GM-free canola farmers from Western Australia visit the Seikatsu Club
Non-GM farmers from Narrakine Western Choice Pty. Ltd. in Western Australia visited the Seikatsu Club Consumers' Cooperative Union (SCCCU) on March 11th. The farmers produce and export GMO-free canola, which is used to produce canola oil for SCCCU. Members of SCCCU shared their opposition to GM crops with the farmers. (Posted on April 9th)
SCCCU works for the collective purchase of “Domestically Grown Blended Canola Oil”. The self-sufficiency rate in canola in Japan is only 0.04%, but 5% of the raw material for SCCCU's canola oil is domestically grown. The rest of the material, however, is imported from overseas. Genetically modified (GM) canola has spread in the global market, but we import non-GM canola from Australia because we are opposed to GM crops. President Simon Harding and other people from Narrakine, which produces and exports non-GM canola for the Seikatsu Club, visited SCCCU on March 11th and exchanged opinions with around 50 members of the SCCCU's Consumption Committee.
Mr. Harding clearly mentioned to the members of SCCCU that “GMOs should not enter into what we eat. Narrakine works with farmers who have the same idea, and produces and exports non-GM canola.”
Narrakine produces canola, wheat, barley and hay on a total of about 8,500 hectares of farms. The state of Western Australia had a moratorium on GM crops for several years, but commercial scale plantings of GM canola began in 2010. SCCCU sent a delegation to Western Australia last November and was informed that 10-15％ of the total canola planted in the state is now GM. As we are concerned over the gradual expansion of GM canola, it is very important for us to work with like-minded farmers such as those in Narrakine.
“We do not know yet what kind of long-term effects GM crops will have on human health,” said Mr. Harding referring to the reasons why he is against GM crops. “Herbicide resistant GM canola is cultivated in Western Australia, and there is a risk of emerging herbicide-resistant weeds. Moreover, we are also concerned that farming would be controlled by companies like Monsanto,” he added. “It may be easier for farmers to grow GM canola, since it is not killed by herbicide. However, I do not think GM canola will spread very rapidly because its yield is not particularly good,” said Mr. Harding.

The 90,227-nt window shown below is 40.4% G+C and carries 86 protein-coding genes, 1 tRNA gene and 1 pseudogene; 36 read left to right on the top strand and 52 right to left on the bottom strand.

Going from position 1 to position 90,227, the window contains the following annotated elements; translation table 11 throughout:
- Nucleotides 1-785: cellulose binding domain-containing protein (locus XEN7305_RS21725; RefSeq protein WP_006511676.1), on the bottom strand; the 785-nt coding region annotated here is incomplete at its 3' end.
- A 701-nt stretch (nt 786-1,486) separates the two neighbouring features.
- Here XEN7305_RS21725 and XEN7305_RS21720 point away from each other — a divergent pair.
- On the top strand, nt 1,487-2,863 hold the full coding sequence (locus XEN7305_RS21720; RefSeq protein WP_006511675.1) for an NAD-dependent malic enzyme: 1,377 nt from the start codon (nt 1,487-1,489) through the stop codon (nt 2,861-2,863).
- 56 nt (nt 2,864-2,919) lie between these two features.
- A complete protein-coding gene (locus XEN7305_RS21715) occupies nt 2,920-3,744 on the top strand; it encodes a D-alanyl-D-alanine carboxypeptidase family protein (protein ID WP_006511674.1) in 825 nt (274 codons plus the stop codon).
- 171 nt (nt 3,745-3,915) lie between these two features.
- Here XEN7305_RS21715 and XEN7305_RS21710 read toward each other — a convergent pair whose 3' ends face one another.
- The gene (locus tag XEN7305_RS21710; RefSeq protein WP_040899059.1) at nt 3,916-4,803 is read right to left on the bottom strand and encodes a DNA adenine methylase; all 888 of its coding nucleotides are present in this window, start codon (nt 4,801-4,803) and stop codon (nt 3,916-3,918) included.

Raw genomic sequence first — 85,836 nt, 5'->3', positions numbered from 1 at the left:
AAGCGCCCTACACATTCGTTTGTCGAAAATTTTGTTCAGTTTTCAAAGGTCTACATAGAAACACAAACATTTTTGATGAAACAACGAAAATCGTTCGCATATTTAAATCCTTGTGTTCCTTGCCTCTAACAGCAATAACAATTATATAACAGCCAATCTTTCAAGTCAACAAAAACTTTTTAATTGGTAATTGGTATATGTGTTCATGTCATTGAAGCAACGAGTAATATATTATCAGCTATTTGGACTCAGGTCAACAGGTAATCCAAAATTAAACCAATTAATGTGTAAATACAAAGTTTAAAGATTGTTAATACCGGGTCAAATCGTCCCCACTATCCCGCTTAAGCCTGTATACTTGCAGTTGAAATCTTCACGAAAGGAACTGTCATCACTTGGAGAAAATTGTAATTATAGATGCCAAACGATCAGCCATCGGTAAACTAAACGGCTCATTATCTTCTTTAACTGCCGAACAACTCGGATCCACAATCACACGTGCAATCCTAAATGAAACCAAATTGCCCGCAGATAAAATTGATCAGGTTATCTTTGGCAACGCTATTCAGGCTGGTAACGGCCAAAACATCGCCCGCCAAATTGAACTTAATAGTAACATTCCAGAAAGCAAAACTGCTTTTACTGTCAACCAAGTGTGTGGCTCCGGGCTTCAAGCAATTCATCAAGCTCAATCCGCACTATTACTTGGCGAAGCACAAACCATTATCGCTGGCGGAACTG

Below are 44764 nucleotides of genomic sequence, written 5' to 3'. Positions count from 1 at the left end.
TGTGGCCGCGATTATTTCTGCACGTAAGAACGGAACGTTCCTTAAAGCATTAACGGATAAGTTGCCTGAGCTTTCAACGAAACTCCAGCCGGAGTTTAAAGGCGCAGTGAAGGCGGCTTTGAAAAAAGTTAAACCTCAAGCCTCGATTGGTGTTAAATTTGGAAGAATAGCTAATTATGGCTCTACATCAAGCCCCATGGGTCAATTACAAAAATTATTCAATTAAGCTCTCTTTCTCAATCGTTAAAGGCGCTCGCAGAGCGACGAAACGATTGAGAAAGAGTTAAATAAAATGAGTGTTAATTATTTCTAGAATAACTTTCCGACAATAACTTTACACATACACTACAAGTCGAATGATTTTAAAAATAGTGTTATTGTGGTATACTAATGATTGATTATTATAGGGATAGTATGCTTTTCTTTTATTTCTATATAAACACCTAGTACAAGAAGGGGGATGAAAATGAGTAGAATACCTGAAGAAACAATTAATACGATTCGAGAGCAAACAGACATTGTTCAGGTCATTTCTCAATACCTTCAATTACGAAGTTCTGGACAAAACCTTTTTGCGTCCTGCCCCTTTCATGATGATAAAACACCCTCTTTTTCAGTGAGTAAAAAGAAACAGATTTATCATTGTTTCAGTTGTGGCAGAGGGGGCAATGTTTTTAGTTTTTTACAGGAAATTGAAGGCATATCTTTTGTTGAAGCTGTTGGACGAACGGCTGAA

Australia is the second biggest exporter of canola after Canada. On the other hand, China is rapidly growing as an importer of the crop in recent years. As China imports GM crops, it is feared that GM canola will spread in Australia.
Last November, Ms. Honomi Fujita, chairperson of the SCCCU’s Consumption Committee and the vice-chairperson of the Seikatsu Club Kanagawa, visited Australia, including Narrakine, as a member of a delegation from SCCCU. “Members of the Seikatsu Club take non-GM foods for granted, thanks to SCCCU’s collective purchase,” Ms. Fujita says. “But when I visited Australia, I realized that GM crops have spread widely at a global level in spite of their short history of cultivation of only about 20 years. We cannot be optimistic about the future of non-GM canola given the fact that China is now buying GM canola.” In concluding the meeting, Ms. Fujita told the participants, “That is why our collaboration with Narrakine, which works against GM, is crucial. It is important for us to tell our 340,000 members about this fact, and raise sympathy for farmers who grow non-GM crops.”